MEDIA WATCH: Upbeat spin can't quell underlying concern forCheney's health

The quiet start to the first week of July meant Vice President Dick

Cheney's heart surgery drew intense coverage from all media. Cheney

underwent tests for an irregular heartbeat and subsequently had a

combination pacemaker/defibrillator implanted in his chest during

weekend surgery.



Cheney termed the device "a pacemaker-plus." In the aftermath of the

surgery, efforts were made to downplay the seriousness of the event. US

News and World Report (July 9) observed, "A nonchalant Dick Cheney

portrayed his latest bout with heart disease as more of a public

relations condition than a medical crisis."



Despite efforts by Cheney, his aides, and his doctors to spin the story

as a non-event, reporters focused most often on the vice president's

medical history. USA Today (July 2) wrote, "A fog of happy talk

continues to blur the bad news about Vice President Cheney...(who) has

had four heart attacks since 1978. He had quadruple bypass surgery in

1988. In the past eight months alone, he has had a heart attack, surgery

to install a stent to keep a clogged artery open, and then more surgery

to clear the clogged stent."



At the same time, coverage quoted Cheney and his doctors describing the

surgery as a preventative "insurance policy" rather than a reaction to

any deterioration in the vice president's condition. Dr. Jonathan

Reiner, Cheney's cardiologist, stated, "This was a proactive procedure.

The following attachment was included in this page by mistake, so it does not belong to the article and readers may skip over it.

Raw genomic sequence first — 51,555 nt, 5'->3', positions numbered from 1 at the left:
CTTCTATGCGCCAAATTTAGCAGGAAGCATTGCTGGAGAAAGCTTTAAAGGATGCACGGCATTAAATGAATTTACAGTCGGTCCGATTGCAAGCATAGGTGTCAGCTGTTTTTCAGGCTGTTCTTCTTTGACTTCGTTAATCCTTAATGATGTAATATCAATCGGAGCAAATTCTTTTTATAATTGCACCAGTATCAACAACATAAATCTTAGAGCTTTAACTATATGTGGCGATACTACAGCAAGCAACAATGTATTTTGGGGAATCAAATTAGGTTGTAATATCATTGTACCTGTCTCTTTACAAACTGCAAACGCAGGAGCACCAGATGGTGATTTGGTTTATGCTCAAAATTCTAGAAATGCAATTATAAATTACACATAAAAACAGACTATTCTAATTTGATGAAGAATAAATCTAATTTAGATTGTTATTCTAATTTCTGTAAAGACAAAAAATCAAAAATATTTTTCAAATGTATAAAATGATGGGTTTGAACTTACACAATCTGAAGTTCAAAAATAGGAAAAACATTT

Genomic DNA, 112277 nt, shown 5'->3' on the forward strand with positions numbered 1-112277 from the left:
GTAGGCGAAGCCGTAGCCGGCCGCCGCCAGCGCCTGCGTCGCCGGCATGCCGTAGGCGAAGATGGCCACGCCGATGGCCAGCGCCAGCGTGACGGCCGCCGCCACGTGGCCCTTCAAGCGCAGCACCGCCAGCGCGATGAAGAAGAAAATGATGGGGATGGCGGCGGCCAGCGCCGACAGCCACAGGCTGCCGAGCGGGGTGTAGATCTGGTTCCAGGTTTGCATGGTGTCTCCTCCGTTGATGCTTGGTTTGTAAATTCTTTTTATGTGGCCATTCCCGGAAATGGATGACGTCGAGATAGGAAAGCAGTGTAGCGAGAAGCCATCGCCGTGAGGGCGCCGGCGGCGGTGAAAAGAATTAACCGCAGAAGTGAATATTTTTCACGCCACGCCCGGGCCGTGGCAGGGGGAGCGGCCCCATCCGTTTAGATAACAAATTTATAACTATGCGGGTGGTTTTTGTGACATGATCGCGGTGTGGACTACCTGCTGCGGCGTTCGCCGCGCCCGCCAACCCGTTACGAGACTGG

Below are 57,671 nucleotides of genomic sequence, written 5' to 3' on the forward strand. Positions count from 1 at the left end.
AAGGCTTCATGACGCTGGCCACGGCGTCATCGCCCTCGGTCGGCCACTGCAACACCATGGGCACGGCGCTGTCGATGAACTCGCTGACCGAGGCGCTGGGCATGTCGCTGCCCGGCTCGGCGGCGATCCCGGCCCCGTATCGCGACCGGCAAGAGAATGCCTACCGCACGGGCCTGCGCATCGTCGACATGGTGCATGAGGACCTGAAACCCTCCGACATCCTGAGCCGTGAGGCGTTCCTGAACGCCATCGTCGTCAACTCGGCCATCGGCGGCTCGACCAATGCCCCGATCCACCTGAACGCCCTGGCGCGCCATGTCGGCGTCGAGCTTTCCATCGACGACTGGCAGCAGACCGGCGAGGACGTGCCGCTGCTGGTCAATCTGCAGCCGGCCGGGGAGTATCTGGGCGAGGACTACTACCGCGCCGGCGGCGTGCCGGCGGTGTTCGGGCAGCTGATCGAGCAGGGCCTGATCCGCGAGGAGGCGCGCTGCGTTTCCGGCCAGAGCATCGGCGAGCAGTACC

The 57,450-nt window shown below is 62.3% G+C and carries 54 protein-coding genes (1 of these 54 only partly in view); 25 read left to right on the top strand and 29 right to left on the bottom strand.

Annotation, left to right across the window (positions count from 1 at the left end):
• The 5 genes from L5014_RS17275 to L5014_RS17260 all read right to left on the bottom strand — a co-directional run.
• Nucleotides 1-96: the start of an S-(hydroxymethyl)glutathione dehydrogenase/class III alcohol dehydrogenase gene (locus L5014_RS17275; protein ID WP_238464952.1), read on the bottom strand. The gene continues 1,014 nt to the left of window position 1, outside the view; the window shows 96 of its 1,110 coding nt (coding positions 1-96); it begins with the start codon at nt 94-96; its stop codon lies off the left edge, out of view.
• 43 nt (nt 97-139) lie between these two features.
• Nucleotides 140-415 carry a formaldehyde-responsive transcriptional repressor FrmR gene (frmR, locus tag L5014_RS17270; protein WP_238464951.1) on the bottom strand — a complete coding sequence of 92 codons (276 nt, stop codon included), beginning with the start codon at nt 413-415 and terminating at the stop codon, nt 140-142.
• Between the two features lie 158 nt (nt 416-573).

This was not a response to a problem, this was an effort to prevent a

problem" (Newsday, July 1).



Cheney's doctors emphasized how fit the vice president is. The New York

Times (July 1) ran a front-page story in which Dr. Reiner assessed,

"Although Mr. Cheney has moderately impaired heart function, he has no

symptoms nor evidence of heart failure; he has lost 20 pounds in recent

months, and his cholesterol is terrific."



Reports hinted that aides were trying too hard to convince the media

that the surgery did not disrupt Cheney's duties as vice president. A

number of articles stated something to the effect of, "Aides went out of

their way to paint Cheney's first day back on the job as typical" (St

Louis Post-Dispatch, July 3).



A handful of reports did not buy the upbeat version of the story,

believing Cheney's condition and the surgery to be more serious than the

White House was willing to admit. The Wall Street Journal (July 2)

quoted a doctor who was not involved in the procedure as voicing concern

about the surgery: "It's a marker of the severity of his disease. This

is not a pacemaker-plus. I don't know why he's spinning this

disease."



Perhaps what was gnawing away at the back of skeptical reporters' minds

was the perception that the White House has not always been especially

forthcoming about Cheney's health. A few articles referenced the initial

description by then-President-elect Bush that Cheney's November 2000

heart attack was not a heart attack at all. The Christian Science

Monitor (July 2) reported, "Until this episode, the White House has

played down questions about the vice president's health - and has said

as little as possible."



While everyone welcomes the news that Cheney is doing well following his

surgery and is still capable of doing his job, media reports are

indicating that the nation is still worried about his health. The speed

of Cheney's operation and return to work also left some wondering if

they'd get similarly prompt service from their own healthcare

providers.



Evaluation and analysis by CARMA International. Media Watch can be found

at www.carma.com.



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